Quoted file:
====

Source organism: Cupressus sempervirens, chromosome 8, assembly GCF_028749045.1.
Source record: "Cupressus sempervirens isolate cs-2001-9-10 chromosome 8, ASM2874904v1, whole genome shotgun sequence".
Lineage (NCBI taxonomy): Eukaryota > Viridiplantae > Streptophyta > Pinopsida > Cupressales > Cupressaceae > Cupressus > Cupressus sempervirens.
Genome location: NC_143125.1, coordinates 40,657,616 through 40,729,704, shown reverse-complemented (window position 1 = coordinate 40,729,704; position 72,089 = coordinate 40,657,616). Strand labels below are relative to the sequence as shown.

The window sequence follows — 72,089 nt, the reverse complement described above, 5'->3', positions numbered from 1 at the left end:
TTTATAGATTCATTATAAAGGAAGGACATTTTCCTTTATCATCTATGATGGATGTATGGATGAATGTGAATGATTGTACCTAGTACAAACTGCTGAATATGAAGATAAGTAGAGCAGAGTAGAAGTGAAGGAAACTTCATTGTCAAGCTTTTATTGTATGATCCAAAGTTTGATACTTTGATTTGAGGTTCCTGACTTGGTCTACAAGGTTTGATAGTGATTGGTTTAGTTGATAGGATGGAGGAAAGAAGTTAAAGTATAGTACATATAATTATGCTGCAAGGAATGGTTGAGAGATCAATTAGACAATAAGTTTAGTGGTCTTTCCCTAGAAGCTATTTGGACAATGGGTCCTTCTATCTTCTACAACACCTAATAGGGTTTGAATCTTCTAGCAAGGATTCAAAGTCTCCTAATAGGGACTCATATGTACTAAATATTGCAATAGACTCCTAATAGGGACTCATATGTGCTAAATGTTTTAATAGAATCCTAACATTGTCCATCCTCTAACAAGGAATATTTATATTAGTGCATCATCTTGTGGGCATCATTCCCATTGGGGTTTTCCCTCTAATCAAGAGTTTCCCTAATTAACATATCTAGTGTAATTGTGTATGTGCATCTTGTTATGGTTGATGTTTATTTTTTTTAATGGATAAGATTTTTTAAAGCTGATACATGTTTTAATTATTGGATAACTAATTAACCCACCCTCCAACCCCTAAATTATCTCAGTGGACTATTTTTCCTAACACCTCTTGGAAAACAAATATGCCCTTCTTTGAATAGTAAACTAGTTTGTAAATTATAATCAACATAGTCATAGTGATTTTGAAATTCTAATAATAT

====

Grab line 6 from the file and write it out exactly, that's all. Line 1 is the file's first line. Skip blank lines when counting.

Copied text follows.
TTTATAGATTCATTATAAAGGAAGGACATTTTCCTTTATCATCTATGATGGATGTATGGATGAATGTGAATGATTGTACCTAGTACAAACTGCTGAATATGAAGATAAGTAGAGCAGAGTAGAAGTGAAGGAAACTTCATTGTCAAGCTTTTATTGTATGATCCAAAGTTTGATACTTTGATTTGAGGTTCCTGACTTGGTCTACAAGGTTTGATAGTGATTGGTTTAGTTGATAGGATGGAGGAAAGAAGTTAAAGTATAGTACATATAATTATGCTGCAAGGAATGGTTGAGAGATCAATTAGACAATAAGTTTAGTGGTCTTTCCCTAGAAGCTATTTGGACAATGGGTCCTTCTATCTTCTACAACACCTAATAGGGTTTGAATCTTCTAGCAAGGATTCAAAGTCTCCTAATAGGGACTCATATGTACTAAATATTGCAATAGACTCCTAATAGGGACTCATATGTGCTAAATGTTTTAATAGAATCCTAACATTGTCCATCCTCTAACAAGGAATATTTATATTAGTGCATCATCTTGTGGGCATCATTCCCATTGGGGTTTTCCCTCTAATCAAGAGTTTCCCTAATTAACATATCTAGTGTAATTGTGTATGTGCATCTTGTTATGGTTGATGTTTATTTTTTTTAATGGATAAGATTTTTTAAAGCTGATACATGTTTTAATTATTGGATAACTAATTAACCCACCCTCCAACCCCTAAATTATCTCAGTGGACTATTTTTCCTAACACCTCTTGGAAAACAAATATGCCCTTCTTTGAATAGTAAACTAGTTTGTAAATTATAATCAACATAGTCATAGTGATTTTGAAATTCTAATAATAT